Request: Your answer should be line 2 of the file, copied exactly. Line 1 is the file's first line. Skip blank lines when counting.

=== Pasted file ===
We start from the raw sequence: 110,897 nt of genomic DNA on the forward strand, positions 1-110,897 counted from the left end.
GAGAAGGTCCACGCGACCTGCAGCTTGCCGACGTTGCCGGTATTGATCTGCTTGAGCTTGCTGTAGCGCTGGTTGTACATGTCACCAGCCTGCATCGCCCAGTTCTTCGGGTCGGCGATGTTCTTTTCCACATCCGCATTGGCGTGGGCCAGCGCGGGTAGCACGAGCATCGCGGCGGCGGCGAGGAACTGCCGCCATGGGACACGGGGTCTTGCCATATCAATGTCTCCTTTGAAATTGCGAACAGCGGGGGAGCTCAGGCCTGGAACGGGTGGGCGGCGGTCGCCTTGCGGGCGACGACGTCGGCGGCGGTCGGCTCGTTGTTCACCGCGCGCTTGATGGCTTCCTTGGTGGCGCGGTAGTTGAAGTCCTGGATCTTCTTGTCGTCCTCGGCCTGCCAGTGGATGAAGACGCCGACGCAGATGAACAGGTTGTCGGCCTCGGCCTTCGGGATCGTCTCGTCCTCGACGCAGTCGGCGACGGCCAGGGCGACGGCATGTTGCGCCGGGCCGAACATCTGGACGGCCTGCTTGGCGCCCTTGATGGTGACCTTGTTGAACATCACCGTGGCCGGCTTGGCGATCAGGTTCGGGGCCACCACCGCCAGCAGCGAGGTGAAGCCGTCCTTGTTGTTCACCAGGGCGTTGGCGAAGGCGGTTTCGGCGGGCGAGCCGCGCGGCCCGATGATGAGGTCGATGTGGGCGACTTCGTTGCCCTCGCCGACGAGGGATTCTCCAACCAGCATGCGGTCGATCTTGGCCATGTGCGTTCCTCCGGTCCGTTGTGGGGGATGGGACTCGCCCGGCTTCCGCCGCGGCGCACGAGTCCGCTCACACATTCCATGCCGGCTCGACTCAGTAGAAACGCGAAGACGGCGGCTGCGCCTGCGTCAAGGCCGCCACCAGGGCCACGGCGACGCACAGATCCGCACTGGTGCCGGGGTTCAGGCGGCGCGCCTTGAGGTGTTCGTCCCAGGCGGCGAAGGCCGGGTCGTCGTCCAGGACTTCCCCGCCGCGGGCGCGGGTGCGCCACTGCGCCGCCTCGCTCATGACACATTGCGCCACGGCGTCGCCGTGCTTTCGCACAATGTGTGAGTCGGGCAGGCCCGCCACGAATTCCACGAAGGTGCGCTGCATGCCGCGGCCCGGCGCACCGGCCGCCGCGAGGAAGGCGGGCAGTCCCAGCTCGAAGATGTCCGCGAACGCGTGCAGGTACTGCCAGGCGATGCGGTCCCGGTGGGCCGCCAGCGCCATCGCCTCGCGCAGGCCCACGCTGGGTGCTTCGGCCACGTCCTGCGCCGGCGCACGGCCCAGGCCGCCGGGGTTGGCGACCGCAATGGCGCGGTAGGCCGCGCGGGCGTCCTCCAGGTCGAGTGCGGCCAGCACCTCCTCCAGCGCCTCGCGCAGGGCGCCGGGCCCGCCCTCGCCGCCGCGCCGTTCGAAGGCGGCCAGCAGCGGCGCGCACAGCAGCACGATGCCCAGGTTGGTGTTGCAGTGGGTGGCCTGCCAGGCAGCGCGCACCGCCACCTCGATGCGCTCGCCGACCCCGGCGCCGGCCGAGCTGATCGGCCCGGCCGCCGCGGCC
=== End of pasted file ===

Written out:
GAGAAGGTCCACGCGACCTGCAGCTTGCCGACGTTGCCGGTATTGATCTGCTTGAGCTTGCTGTAGCGCTGGTTGTACATGTCACCAGCCTGCATCGCCCAGTTCTTCGGGTCGGCGATGTTCTTTTCCACATCCGCATTGGCGTGGGCCAGCGCGGGTAGCACGAGCATCGCGGCGGCGGCGAGGAACTGCCGCCATGGGACACGGGGTCTTGCCATATCAATGTCTCCTTTGAAATTGCGAACAGCGGGGGAGCTCAGGCCTGGAACGGGTGGGCGGCGGTCGCCTTGCGGGCGACGACGTCGGCGGCGGTCGGCTCGTTGTTCACCGCGCGCTTGATGGCTTCCTTGGTGGCGCGGTAGTTGAAGTCCTGGATCTTCTTGTCGTCCTCGGCCTGCCAGTGGATGAAGACGCCGACGCAGATGAACAGGTTGTCGGCCTCGGCCTTCGGGATCGTCTCGTCCTCGACGCAGTCGGCGACGGCCAGGGCGACGGCATGTTGCGCCGGGCCGAACATCTGGACGGCCTGCTTGGCGCCCTTGATGGTGACCTTGTTGAACATCACCGTGGCCGGCTTGGCGATCAGGTTCGGGGCCACCACCGCCAGCAGCGAGGTGAAGCCGTCCTTGTTGTTCACCAGGGCGTTGGCGAAGGCGGTTTCGGCGGGCGAGCCGCGCGGCCCGATGATGAGGTCGATGTGGGCGACTTCGTTGCCCTCGCCGACGAGGGATTCTCCAACCAGCATGCGGTCGATCTTGGCCATGTGCGTTCCTCCGGTCCGTTGTGGGGGATGGGACTCGCCCGGCTTCCGCCGCGGCGCACGAGTCCGCTCACACATTCCATGCCGGCTCGACTCAGTAGAAACGCGAAGACGGCGGCTGCGCCTGCGTCAAGGCCGCCACCAGGGCCACGGCGACGCACAGATCCGCACTGGTGCCGGGGTTCAGGCGGCGCGCCTTGAGGTGTTCGTCCCAGGCGGCGAAGGCCGGGTCGTCGTCCAGGACTTCCCCGCCGCGGGCGCGGGTGCGCCACTGCGCCGCCTCGCTCATGACACATTGCGCCACGGCGTCGCCGTGCTTTCGCACAATGTGTGAGTCGGGCAGGCCCGCCACGAATTCCACGAAGGTGCGCTGCATGCCGCGGCCCGGCGCACCGGCCGCCGCGAGGAAGGCGGGCAGTCCCAGCTCGAAGATGTCCGCGAACGCGTGCAGGTACTGCCAGGCGATGCGGTCCCGGTGGGCCGCCAGCGCCATCGCCTCGCGCAGGCCCACGCTGGGTGCTTCGGCCACGTCCTGCGCCGGCGCACGGCCCAGGCCGCCGGGGTTGGCGACCGCAATGGCGCGGTAGGCCGCGCGGGCGTCCTCCAGGTCGAGTGCGGCCAGCACCTCCTCCAGCGCCTCGCGCAGGGCGCCGGGCCCGCCCTCGCCGCCGCGCCGTTCGAAGGCGGCCAGCAGCGGCGCGCACAGCAGCACGATGCCCAGGTTGGTGTTGCAGTGGGTGGCCTGCCAGGCAGCGCGCACCGCCACCTCGATGCGCTCGCCGACCCCGGCGCCGGCCGAGCTGATCGGCCCGGCCGCCGCGGCC